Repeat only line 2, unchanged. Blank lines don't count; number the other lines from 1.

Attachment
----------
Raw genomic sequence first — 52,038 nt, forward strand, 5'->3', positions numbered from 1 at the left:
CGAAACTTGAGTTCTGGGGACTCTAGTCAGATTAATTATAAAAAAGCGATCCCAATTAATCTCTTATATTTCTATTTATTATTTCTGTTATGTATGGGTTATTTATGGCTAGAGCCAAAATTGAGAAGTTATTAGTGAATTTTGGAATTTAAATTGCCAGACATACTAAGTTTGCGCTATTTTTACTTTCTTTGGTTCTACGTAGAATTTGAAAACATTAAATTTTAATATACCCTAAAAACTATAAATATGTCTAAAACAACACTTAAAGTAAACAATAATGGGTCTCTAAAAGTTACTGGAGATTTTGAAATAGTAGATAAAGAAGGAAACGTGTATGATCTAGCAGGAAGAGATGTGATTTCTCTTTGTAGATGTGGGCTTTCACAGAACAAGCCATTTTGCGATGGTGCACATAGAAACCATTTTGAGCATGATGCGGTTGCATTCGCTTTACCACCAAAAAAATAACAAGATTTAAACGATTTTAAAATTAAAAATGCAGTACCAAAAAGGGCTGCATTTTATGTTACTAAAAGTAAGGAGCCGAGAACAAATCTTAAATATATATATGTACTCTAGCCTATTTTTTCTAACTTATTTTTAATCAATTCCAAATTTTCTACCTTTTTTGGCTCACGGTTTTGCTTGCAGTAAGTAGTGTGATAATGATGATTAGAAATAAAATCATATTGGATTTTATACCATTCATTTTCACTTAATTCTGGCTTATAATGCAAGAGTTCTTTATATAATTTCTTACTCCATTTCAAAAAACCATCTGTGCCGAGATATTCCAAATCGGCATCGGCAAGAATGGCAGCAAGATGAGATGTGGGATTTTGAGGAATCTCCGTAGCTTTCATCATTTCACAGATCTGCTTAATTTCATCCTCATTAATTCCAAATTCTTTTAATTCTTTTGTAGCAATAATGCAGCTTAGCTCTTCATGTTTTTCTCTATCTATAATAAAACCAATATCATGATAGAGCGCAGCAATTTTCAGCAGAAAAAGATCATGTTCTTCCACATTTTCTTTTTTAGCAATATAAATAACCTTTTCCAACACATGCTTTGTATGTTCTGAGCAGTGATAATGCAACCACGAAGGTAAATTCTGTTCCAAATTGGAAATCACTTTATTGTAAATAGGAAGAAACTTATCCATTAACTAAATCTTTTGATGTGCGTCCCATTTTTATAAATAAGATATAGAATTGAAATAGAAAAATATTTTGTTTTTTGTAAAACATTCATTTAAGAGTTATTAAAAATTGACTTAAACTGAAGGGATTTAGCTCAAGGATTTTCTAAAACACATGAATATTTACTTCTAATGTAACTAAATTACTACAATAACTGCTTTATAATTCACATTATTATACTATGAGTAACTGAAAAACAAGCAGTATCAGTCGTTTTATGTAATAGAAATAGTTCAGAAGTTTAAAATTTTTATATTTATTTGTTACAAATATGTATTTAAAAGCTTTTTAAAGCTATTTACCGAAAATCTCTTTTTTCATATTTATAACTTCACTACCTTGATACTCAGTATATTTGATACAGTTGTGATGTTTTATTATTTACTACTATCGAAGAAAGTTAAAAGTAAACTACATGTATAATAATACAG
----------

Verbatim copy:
CGAAACTTGAGTTCTGGGGACTCTAGTCAGATTAATTATAAAAAAGCGATCCCAATTAATCTCTTATATTTCTATTTATTATTTCTGTTATGTATGGGTTATTTATGGCTAGAGCCAAAATTGAGAAGTTATTAGTGAATTTTGGAATTTAAATTGCCAGACATACTAAGTTTGCGCTATTTTTACTTTCTTTGGTTCTACGTAGAATTTGAAAACATTAAATTTTAATATACCCTAAAAACTATAAATATGTCTAAAACAACACTTAAAGTAAACAATAATGGGTCTCTAAAAGTTACTGGAGATTTTGAAATAGTAGATAAAGAAGGAAACGTGTATGATCTAGCAGGAAGAGATGTGATTTCTCTTTGTAGATGTGGGCTTTCACAGAACAAGCCATTTTGCGATGGTGCACATAGAAACCATTTTGAGCATGATGCGGTTGCATTCGCTTTACCACCAAAAAAATAACAAGATTTAAACGATTTTAAAATTAAAAATGCAGTACCAAAAAGGGCTGCATTTTATGTTACTAAAAGTAAGGAGCCGAGAACAAATCTTAAATATATATATGTACTCTAGCCTATTTTTTCTAACTTATTTTTAATCAATTCCAAATTTTCTACCTTTTTTGGCTCACGGTTTTGCTTGCAGTAAGTAGTGTGATAATGATGATTAGAAATAAAATCATATTGGATTTTATACCATTCATTTTCACTTAATTCTGGCTTATAATGCAAGAGTTCTTTATATAATTTCTTACTCCATTTCAAAAAACCATCTGTGCCGAGATATTCCAAATCGGCATCGGCAAGAATGGCAGCAAGATGAGATGTGGGATTTTGAGGAATCTCCGTAGCTTTCATCATTTCACAGATCTGCTTAATTTCATCCTCATTAATTCCAAATTCTTTTAATTCTTTTGTAGCAATAATGCAGCTTAGCTCTTCATGTTTTTCTCTATCTATAATAAAACCAATATCATGATAGAGCGCAGCAATTTTCAGCAGAAAAAGATCATGTTCTTCCACATTTTCTTTTTTAGCAATATAAATAACCTTTTCCAACACATGCTTTGTATGTTCTGAGCAGTGATAATGCAACCACGAAGGTAAATTCTGTTCCAAATTGGAAATCACTTTATTGTAAATAGGAAGAAACTTATCCATTAACTAAATCTTTTGATGTGCGTCCCATTTTTATAAATAAGATATAGAATTGAAATAGAAAAATATTTTGTTTTTTGTAAAACATTCATTTAAGAGTTATTAAAAATTGACTTAAACTGAAGGGATTTAGCTCAAGGATTTTCTAAAACACATGAATATTTACTTCTAATGTAACTAAATTACTACAATAACTGCTTTATAATTCACATTATTATACTATGAGTAACTGAAAAACAAGCAGTATCAGTCGTTTTATGTAATAGAAATAGTTCAGAAGTTTAAAATTTTTATATTTATTTGTTACAAATATGTATTTAAAAGCTTTTTAAAGCTATTTACCGAAAATCTCTTTTTTCATATTTATAACTTCACTACCTTGATACTCAGTATATTTGATACAGTTGTGATGTTTTATTATTTACTACTATCGAAGAAAGTTAAAAGTAAACTACATGTATAATAATACAG